Music is a joy when it’s not all study, but includes free flowing creative time.

Music Is a Joy

Most babies and small children will sit at a piano, pick up a drum, or any instrument they can get their little hands on—even things that aren’t instruments. And they will begin to make music. They will bang on a pot, tinkle the keys of a piano, and even sing along with what they are doing. My 9 month old likes to sing while I work on my long tones on the trumpet. He even matches the pitch! It is important for musical development that no matter how in-depth we move into the study of music (like scales, theory, rhythm, and learning new music) that we continue to have regular times of fun, just seeking to find joy in music making. Ideally, we should do this every time we pick the instrument up.

Here are three simple tips for regular trumpet practice. These can be applied to any instrument, but because the trumpet is so physical and development of the embouchure takes time, these are especially tailored for trumpet work.

  1. Get Comfortable and Relaxed: Music must be relaxed, especially an instrument as physical as the trumpet. It is best to be stress free, relaxed, and free from anything that would make you fearful of free music making. Music should never cause you to fear. If you get a little nervous or embarrassed with mom, dad, sister, or brother watching (which happens to us all sometimes), ask your family to help you out. You need a time and space just for you and the horn, for your own development.

Grab a chair, stool, piano bench, or you may stand if you prefer. It is important that you sit or stand with excellent posture. Sit straight up and down with your back, yet relaxed. Turn out the lights, light a candle, open the blinds, and maybe even take off your shoes, whatever gets you comfortable and relaxed. I like to begin my practice and music sessions with meditation and often incorporate it into my practice. If this interests you, I’d love to talk with you about it, or feel free to check out The Tuned In Musician.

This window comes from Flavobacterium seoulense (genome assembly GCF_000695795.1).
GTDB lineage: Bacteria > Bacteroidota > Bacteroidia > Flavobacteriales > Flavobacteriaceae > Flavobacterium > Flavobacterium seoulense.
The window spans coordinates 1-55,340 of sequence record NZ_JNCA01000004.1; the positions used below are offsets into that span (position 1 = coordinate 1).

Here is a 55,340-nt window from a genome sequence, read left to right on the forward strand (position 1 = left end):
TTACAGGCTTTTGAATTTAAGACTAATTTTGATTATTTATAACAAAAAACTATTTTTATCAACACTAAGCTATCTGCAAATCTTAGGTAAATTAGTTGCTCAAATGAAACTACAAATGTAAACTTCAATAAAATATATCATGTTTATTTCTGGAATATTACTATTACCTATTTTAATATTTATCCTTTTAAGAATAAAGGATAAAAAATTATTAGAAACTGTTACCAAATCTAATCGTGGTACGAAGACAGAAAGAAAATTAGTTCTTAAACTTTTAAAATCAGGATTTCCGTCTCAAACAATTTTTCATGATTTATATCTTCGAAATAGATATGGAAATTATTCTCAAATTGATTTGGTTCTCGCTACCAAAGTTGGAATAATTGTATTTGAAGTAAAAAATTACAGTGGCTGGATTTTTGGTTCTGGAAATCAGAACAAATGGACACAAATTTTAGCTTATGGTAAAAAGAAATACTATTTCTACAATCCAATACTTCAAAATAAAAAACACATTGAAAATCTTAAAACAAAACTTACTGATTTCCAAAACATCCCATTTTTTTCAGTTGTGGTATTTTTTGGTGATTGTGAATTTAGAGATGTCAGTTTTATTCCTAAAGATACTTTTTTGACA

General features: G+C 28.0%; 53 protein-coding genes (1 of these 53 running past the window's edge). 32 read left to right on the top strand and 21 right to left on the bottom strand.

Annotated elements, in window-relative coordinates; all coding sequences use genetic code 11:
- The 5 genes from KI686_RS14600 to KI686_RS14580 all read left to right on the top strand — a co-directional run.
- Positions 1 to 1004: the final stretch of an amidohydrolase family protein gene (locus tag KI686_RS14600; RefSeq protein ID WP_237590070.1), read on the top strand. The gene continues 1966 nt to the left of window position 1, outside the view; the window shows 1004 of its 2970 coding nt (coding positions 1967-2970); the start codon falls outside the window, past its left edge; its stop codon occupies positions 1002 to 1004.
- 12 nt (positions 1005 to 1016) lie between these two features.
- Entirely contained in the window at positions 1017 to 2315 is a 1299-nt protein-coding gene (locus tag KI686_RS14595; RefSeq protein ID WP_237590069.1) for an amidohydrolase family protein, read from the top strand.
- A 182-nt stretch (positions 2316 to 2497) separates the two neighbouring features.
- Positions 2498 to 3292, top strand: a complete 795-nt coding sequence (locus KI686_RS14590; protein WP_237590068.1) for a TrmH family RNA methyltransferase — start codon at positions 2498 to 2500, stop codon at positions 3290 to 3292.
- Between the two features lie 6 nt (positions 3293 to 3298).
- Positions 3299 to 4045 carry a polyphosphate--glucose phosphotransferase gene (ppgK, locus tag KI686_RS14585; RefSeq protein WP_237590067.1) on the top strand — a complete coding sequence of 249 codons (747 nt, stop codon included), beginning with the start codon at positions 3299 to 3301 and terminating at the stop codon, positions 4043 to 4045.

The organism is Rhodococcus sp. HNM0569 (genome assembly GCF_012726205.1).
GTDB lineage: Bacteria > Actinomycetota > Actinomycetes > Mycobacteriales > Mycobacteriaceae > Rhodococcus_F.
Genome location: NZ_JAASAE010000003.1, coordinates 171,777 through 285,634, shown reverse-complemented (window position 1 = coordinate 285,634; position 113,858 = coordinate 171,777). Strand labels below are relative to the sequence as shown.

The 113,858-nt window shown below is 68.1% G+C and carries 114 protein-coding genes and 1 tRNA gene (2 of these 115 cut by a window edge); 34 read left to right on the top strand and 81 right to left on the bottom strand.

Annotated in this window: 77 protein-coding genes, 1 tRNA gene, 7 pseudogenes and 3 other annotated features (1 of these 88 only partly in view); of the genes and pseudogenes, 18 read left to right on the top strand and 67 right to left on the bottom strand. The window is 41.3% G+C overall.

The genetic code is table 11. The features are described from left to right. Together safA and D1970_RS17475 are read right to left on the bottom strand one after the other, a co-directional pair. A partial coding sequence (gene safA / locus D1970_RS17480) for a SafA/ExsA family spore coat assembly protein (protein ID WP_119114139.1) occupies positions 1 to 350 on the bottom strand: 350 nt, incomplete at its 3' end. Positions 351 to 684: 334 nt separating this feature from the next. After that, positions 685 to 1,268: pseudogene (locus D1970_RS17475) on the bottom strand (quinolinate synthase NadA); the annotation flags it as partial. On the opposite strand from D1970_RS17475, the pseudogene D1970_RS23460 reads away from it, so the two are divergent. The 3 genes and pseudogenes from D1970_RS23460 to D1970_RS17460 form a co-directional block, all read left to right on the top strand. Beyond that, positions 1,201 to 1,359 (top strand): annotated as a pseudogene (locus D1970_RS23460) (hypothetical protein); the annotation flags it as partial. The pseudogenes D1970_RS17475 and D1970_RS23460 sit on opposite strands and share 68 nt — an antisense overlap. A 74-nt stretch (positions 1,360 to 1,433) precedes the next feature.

1. Work in 15-minute increments: Because the trumpet is physical, working in small increments of about 15 minutes gives a student time to work on the horn, and then time to rest the chops. Play the horn for 15-minutes, then set it down and break. Do something else for at least 10 minutes, preferably something fun or relaxing, and not mentally challenging.

Even if a trumpet player is advanced, 15-minute increments are still helpful. Simply move on to a new routine or a new study after every 15-minute routine, but break when you need to.

  1. Five Fun Minutes in Every 15: Music should be fun. Make sure that whatever you are working on, you give at least five minutes of every fifteen to fun, child –like music making. Don’t think about what you have been working on, or what you need to work on, just make music. Play a favorite song. Don’t worry about any mistakes or playing it wrong. Make something up. Whatever you do, have fun!

It might look like this: Set a timer if it helps. If you are working on scales, spend ten minutes working on scales. Take your time, make every note count, and make every note beautiful. Focus, breathe, relax, and try to enjoy making the music even in the study. When the ten minutes are up, forget everything about studying the scales, and just have fun for five minutes. Now when the fifteen minutes are up, you can get up and take a break leaving on a good note, you just had fun!

For advanced students: Do the same, but after your fifteen minutes (ending with five minutes of fun) just move on to your next fifteen minute increment if you don’t need a break. I usually play no more than 30 minutes without a break, because I know my chops, and I tend to press or tighten up, so breaking helps me avoid this.

One Response

  1. […] are also a few tips to think about that might help you/your student, and feel free to share this with your child if you […]

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